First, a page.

Our first dog was purchased from a breeder as a scrappy 6-month-old puppy. He was the last of his litter and his picture on the internet was love at first sight. Sure we had to potty train him, but he came with no emotional baggage. He was secure, feisty, and ready to love.
Odi, on the other hand, is a completely different dog. We are probably his sixth placement, (wherever he started, pound, rescue group, adoptive family, rescue group, us). The family who adopted him before us returned him because he was taking their 3-year-old son’s toys. I can imagine it was more than just the toys.
Odi is a ball of energy in the mornings. He wants to play for hours. He has marked in our house. He chews. He scratches at invisible pests even though he has been flea-free for days. We’re helping his tummy overcome the stress of a new home with a bland diet of rice and boiled chicken fed four times daily. There was a moment on the beach yesterday where he looked around and did not recognize anyone. He bolted back toward the car, stopping to see if a stranger was anyone he knew by tapping her ankles with his paws. She looked startled, I got there just in time for him to turn and wag his tail. Thankfully he remembered me.
Put simply, Odi is work. Adopting a dog sounds so beautiful, a saved life, a happy home. And, it is these things, with time. But the work comes first. He offers so many glimmers of a wonderful companion. He plays with Simon without aggression, he sleeps happily in his crate, he is affectionate, calm with people, gentle. He gets Simon to move his butt off the couch. He plays fetch. He loves the backyard. Everyone who has met him has been in awe that we’ve only had him for such a short time, that such a happy, well-mannered dog was homeless.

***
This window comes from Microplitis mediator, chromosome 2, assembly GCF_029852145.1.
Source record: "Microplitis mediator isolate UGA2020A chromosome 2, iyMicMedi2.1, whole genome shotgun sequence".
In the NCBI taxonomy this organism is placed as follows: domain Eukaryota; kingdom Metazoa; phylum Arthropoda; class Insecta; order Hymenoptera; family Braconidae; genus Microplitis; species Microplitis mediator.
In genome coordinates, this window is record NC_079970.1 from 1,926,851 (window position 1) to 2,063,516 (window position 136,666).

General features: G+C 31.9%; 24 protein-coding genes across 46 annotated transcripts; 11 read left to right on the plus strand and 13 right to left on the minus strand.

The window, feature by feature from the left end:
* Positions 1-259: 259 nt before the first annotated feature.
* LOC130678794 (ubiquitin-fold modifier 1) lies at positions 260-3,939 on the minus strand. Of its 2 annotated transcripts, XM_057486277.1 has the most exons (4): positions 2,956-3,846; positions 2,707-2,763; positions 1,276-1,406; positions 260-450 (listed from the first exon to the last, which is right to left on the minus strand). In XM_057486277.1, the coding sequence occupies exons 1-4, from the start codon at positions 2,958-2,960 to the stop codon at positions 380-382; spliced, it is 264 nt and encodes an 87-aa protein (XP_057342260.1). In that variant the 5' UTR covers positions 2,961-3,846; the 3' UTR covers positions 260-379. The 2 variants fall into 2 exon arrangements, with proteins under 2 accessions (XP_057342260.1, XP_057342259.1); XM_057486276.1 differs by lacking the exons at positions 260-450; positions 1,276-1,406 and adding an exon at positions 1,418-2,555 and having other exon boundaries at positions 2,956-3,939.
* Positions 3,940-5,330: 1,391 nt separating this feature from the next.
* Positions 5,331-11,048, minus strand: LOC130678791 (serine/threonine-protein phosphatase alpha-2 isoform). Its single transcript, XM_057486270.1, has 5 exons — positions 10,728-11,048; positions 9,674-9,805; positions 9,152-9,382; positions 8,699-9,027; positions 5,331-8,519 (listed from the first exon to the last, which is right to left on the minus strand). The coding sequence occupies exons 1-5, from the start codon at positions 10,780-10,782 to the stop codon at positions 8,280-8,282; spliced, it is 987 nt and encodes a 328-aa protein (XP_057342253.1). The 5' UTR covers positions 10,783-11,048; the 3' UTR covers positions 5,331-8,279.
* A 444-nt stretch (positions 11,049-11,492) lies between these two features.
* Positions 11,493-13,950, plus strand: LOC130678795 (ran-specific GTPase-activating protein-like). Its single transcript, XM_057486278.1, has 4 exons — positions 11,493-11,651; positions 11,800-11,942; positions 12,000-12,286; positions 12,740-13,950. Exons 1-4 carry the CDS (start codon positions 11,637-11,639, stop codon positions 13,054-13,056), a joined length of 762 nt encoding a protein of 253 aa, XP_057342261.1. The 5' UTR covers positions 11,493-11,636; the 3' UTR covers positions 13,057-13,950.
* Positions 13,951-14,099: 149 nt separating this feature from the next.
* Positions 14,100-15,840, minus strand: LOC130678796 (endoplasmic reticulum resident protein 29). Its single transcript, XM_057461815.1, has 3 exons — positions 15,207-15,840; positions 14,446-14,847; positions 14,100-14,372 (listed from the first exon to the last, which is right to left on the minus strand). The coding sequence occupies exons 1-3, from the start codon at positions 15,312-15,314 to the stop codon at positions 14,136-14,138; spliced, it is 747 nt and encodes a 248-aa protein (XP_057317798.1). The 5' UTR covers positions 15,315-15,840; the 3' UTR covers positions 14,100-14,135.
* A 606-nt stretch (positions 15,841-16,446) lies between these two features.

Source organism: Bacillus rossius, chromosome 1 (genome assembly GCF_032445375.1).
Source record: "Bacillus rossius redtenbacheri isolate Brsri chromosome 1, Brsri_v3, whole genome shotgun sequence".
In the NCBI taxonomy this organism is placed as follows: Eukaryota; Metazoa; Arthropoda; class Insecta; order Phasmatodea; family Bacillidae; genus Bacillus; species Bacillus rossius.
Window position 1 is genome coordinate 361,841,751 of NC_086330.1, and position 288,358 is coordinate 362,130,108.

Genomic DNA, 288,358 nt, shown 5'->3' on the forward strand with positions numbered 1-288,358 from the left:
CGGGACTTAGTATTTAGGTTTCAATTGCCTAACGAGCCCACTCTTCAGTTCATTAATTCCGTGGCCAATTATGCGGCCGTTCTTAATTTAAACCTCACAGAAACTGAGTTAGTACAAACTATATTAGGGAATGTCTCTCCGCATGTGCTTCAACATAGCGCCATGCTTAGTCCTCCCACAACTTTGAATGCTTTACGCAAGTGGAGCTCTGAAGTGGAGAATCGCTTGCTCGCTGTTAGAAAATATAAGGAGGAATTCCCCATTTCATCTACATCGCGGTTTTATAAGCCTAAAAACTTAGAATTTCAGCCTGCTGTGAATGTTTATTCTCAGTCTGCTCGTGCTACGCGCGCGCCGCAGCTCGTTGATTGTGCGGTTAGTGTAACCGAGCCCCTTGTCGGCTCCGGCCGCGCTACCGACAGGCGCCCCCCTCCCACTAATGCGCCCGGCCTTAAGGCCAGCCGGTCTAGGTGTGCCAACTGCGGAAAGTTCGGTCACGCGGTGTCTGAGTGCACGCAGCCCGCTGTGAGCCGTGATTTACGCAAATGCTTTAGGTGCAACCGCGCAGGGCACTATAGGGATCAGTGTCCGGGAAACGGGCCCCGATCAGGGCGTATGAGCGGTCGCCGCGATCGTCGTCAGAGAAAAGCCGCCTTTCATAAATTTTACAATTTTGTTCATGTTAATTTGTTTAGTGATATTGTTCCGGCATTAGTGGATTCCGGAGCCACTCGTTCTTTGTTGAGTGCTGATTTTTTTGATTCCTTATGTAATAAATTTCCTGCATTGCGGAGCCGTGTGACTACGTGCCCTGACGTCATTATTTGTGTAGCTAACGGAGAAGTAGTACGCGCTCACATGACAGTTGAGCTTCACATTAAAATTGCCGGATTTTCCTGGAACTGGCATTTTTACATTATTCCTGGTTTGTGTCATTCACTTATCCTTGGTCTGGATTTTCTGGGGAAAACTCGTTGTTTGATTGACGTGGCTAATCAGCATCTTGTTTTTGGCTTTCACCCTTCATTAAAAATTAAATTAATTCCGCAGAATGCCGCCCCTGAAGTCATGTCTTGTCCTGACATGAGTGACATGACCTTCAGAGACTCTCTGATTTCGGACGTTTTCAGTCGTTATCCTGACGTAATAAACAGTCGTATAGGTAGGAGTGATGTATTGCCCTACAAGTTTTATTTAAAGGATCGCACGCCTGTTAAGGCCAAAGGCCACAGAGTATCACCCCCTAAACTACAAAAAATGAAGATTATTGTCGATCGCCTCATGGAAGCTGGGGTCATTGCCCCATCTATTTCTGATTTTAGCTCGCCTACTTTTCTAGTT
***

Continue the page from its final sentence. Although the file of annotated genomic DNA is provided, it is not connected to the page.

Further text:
He is amazing, but he also requires more work and patience than a dog who has never been abandoned. He hates getting in and out of cars. He refused to walk into Petsmart. One out of a hundred people makes him cower behind our legs as though we’ve crossed paths with an evil witch. He likes dogs the most. It is clear he has a history we will never fully understand.
Friends with similar stories give us hope, reassuring us their now well-adjusted dogs were no where near as calm after only a week. Odi is calm, I’ll give him that. I just have to admit I thought rescuing a dog would be a little easier. I don’t regret it and I’m sure his list of challenges is minor compared to many others like him. I’ve already fallen under his spell. He just requires more energy than our lazy little guy lying on the couch next to me. But, I guess that’s why we got him in the first place…